We have backface culling and culling against the Frustrum. Also the terrain will probably implement culling. Currently we have no further plans.
It is possible, that we will implement more culling once OpenMW 1.0.0 is reached, but I wouldn't consider it a priority. Culling beyond these special cases is still complex and computing-intensive. Indiscreet culling in a scene as general as MW outdoors can easily lead to a slowdown instead of a speedup.
As far as I understand, Ogre OctreeSceneManager do some culling, and i think it's the same for the new terrain SceneManager. But of course, batching kills culling
Culling is where the computer game doesn't render things you can't see in your field of view? You're saying that OpenMW will be able to do some of that but not completely and that the more you try to implement it, the more it will slow down the game?
You have to find the right balance between culling and batching. Batching mean sending several object together to the graphic card. Having a high number of batches ( = a call to the graphic card) kills performances.
If you do extreme batching, you can send the whole send in one call to the graphic card (basically you see the scene as only one big object). But in this case , no culling is possible, as this object will always be in you field of view.
So more batching means less culling (as when several objects are in a batch, even if only one object is in the field of view, all object will be rendered).
The whole thing is about finding at which point batching starts to reduce performances.
So how are games like Crysis Warhead able to render so much data and graphics without killing fps like how TESIII does? Does Crysis Warhead use very little batching and mostly culling?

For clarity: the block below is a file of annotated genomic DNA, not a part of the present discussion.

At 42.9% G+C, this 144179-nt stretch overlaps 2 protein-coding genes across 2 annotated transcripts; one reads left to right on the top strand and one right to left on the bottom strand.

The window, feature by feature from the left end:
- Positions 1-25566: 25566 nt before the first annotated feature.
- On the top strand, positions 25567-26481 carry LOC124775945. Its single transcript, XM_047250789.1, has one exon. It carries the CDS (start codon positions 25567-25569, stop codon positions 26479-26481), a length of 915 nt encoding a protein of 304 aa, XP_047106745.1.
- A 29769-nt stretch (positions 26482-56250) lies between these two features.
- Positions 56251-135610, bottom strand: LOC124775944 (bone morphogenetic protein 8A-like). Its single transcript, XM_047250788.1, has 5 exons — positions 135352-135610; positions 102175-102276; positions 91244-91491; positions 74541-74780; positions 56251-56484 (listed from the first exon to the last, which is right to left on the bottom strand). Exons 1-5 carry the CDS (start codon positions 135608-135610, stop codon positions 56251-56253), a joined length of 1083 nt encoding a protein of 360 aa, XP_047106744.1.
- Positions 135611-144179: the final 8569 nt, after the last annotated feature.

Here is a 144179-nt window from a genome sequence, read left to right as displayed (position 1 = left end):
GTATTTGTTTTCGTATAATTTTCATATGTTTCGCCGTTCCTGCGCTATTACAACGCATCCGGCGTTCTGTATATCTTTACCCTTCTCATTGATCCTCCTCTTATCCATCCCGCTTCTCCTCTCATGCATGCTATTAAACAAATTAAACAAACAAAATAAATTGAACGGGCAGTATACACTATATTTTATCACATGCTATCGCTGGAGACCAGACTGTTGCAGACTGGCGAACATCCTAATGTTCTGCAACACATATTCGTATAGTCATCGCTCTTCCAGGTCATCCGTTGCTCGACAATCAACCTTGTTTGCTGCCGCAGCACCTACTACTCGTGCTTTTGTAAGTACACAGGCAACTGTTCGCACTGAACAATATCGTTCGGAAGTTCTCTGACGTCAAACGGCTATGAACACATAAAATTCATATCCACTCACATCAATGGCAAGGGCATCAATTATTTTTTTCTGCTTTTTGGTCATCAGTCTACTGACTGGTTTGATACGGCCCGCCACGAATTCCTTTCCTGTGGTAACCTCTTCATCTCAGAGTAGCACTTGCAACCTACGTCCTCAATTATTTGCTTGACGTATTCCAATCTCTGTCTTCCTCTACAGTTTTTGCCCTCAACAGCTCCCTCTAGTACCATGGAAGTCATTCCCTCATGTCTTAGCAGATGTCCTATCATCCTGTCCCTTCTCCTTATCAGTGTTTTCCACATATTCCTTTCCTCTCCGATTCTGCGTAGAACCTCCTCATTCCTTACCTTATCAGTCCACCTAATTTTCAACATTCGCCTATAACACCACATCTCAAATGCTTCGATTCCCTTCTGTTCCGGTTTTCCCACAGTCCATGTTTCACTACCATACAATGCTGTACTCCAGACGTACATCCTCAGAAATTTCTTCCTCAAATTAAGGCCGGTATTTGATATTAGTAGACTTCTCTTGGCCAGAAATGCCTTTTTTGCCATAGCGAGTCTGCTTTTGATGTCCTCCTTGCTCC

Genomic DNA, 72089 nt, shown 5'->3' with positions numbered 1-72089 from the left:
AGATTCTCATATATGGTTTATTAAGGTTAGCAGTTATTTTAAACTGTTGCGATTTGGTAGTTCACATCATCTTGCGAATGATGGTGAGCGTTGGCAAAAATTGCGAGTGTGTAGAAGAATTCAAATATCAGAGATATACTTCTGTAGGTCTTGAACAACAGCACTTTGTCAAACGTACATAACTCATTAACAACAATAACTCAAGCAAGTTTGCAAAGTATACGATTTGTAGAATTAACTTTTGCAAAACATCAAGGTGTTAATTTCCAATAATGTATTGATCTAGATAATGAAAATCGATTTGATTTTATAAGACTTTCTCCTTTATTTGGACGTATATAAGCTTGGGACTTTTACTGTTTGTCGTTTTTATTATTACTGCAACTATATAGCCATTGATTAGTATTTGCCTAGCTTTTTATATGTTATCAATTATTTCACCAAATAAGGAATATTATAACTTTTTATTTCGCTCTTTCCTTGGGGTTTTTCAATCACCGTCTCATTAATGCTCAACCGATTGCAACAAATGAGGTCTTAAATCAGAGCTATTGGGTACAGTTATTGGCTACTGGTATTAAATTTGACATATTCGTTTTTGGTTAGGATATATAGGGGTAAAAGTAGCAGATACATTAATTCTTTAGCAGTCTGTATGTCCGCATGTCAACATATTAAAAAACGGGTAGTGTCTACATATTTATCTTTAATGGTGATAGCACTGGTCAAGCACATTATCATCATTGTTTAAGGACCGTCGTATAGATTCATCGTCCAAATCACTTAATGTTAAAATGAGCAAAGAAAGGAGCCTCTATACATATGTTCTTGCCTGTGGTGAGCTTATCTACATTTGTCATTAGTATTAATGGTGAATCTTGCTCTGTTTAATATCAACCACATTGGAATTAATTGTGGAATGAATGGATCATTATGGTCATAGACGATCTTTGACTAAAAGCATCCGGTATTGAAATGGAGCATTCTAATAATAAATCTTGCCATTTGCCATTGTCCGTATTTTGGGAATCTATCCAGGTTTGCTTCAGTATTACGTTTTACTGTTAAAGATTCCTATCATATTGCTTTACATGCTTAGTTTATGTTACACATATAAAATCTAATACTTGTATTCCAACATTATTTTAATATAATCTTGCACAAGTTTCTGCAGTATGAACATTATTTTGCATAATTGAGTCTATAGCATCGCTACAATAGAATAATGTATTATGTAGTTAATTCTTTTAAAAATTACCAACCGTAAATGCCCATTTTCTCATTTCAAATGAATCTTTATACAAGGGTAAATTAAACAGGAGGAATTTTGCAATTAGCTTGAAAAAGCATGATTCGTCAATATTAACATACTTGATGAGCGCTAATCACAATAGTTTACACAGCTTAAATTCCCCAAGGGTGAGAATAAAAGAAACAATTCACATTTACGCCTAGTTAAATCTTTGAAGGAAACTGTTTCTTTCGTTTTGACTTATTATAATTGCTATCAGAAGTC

Games like Crysis are able to make use of many GPU features that simply weren't available at the time Morrowind was released. To Morrowind, a Geforce 4 was high-end, while to Crysis, a Geforce 4 is a baby's toy. Graphics cards have added a lot of features that help take the load off the CPU and help streamline calls to the GPU. Morrowind works inefficiently simply because there was no better way to do it.
I am by far not an expert, but if I remember well Crysis use a complex d very efficient culling algorithm that also cull objects hidden by the terrain and such.
It also use (I think) technologies equivalent to the PagedGeometry addon of Ogre, which render objects that are far away as a plan. This really improves performances, and as far as I remember, it's possible to do some batching there.
But it's almost sure there are some batching as having more than 500 batches (ie 500 objects) kills performances. But it must batch (ie group objects together) taking geographic location into account, thus allowing culling.
In OpenMW this could be implemented by grouping together all the objects of the same Cell. This way, each cell is seen as one big object, and it is possible to cull Cells that are not in you field of view. That is what I am currently working on.